Tuesday, March 9, 2010

Why weren’t there Housing Bubbles Everywhere?

Thomas Sowell, as ever, brings simple logic to common nonsense….

During bad times, the blame game is the biggest game in Washington. Wall Street "greed" or "predatory" lenders seem to be favorite targets to blame for our current economic woes.

When government policy is mentioned at all in handing out blame, it is usually blamed for not imposing enough regulation on the private sector. But there is still the question whether any of these explanations can stand up under scrutiny.

Take Wall Street "greed." Is there any evidence that people in Wall Street were any less interested in making money during all the decades and generations when investments in housing were among the safest investments around? If their greed did not bring on an economic disaster before, why would it bring it on now?

As for lenders, how could they have expected to satisfy their greed by lending to people who were not likely to repay them?

From unionleader.com via NZBR

1 comment:

  1. Excellent point. Greed and Predatory Lending are two words most commonly used by the socialist left side designed to appeal to the masses and win votes. It would better to debate the question of what could Washington DC regulators and Wall Street done differently as one side was winning votes by promoting easy credit for everyone while the other side provided the creative juice for easy money.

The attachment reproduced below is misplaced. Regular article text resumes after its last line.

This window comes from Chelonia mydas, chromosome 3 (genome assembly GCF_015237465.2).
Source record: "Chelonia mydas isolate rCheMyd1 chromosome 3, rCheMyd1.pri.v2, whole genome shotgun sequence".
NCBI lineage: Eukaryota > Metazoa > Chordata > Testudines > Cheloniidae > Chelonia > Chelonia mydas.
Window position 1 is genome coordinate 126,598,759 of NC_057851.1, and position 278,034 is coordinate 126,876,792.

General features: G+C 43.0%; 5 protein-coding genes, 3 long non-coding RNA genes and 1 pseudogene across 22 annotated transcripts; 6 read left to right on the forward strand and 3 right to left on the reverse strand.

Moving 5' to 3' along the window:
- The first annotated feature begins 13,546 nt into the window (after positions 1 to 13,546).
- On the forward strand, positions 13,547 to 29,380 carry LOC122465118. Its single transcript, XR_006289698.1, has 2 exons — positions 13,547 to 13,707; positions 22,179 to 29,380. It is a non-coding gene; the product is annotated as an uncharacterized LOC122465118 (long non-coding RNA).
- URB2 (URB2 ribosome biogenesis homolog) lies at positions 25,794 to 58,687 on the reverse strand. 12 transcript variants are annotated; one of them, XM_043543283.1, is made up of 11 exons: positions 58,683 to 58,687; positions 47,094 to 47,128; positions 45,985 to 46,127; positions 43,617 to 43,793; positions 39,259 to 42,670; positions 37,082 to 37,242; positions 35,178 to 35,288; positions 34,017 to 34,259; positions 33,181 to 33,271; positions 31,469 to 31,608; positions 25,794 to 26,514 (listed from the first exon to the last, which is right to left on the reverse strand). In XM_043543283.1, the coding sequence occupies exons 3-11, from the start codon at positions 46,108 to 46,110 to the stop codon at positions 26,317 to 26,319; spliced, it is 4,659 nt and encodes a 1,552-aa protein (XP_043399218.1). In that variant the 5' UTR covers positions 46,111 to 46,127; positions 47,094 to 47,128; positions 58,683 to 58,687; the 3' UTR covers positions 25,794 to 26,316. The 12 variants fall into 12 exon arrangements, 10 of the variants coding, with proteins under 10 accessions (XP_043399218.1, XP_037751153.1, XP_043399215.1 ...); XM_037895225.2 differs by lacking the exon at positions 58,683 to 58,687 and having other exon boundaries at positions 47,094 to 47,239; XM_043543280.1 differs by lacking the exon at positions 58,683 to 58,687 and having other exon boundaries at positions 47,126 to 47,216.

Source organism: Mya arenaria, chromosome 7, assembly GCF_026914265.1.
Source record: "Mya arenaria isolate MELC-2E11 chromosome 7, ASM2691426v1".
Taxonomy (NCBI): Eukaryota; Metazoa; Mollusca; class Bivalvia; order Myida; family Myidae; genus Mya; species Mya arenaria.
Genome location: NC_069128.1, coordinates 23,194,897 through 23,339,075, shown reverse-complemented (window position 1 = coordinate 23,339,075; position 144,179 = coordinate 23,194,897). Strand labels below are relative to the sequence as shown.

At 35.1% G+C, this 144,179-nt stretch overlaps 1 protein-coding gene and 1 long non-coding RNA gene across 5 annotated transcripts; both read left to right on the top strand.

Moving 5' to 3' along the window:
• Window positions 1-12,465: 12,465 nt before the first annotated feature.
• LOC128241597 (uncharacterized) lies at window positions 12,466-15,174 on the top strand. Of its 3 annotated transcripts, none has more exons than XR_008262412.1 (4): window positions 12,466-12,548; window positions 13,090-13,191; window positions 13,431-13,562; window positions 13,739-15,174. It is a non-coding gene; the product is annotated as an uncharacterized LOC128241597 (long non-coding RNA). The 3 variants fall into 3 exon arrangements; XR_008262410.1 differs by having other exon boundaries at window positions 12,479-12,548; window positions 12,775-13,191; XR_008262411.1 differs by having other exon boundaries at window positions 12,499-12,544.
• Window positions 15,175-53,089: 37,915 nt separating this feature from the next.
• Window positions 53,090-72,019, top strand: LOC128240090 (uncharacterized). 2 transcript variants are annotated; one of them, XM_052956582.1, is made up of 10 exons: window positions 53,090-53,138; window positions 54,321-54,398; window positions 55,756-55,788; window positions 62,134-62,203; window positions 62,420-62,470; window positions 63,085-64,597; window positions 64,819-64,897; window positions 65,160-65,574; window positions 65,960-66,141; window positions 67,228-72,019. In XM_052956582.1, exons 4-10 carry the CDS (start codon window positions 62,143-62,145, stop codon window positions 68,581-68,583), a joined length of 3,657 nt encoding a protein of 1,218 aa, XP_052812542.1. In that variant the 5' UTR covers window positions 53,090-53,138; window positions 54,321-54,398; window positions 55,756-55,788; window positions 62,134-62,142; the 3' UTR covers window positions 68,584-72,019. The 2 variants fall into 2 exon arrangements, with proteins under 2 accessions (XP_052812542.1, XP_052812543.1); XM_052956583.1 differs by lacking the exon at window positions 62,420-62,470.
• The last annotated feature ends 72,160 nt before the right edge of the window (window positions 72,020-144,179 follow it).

Even your statement, "As for lenders, how could they have expected to satisfy their greed by lending to people who were not likely to repay them?" assumes lenders made or lost money based upon repayment...which is not how it works in USA. Loan officer type jobs were turned into salesman jobs. People and Companies were paid jumbo upfront commissions for SELLING loans....no one every made a bonus based upon repayment...nor did they advance by making a very few high quality loans. The same is true on Wall Street you made money on SELLING CDO...you lost nothing if they were not repaid...investors were the losers not the sellers.

    ReplyDelete